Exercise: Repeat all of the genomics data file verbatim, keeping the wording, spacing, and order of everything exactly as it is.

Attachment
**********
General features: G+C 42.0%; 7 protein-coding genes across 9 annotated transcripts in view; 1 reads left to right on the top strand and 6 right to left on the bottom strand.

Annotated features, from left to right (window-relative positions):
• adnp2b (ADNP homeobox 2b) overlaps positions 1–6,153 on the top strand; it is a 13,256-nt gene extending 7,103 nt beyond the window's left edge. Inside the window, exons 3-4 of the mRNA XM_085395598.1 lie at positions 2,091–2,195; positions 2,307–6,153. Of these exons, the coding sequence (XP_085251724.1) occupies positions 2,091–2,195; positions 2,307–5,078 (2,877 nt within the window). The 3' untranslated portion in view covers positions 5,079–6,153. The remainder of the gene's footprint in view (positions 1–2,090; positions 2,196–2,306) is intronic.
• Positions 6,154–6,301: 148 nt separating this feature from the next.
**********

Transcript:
General features: G+C 42.0%; 7 protein-coding genes across 9 annotated transcripts in view; 1 reads left to right on the top strand and 6 right to left on the bottom strand.

Annotated features, from left to right (window-relative positions):
• adnp2b (ADNP homeobox 2b) overlaps positions 1–6,153 on the top strand; it is a 13,256-nt gene extending 7,103 nt beyond the window's left edge. Inside the window, exons 3-4 of the mRNA XM_085395598.1 lie at positions 2,091–2,195; positions 2,307–6,153. Of these exons, the coding sequence (XP_085251724.1) occupies positions 2,091–2,195; positions 2,307–5,078 (2,877 nt within the window). The 3' untranslated portion in view covers positions 5,079–6,153. The remainder of the gene's footprint in view (positions 1–2,090; positions 2,196–2,306) is intronic.
• Positions 6,154–6,301: 148 nt separating this feature from the next.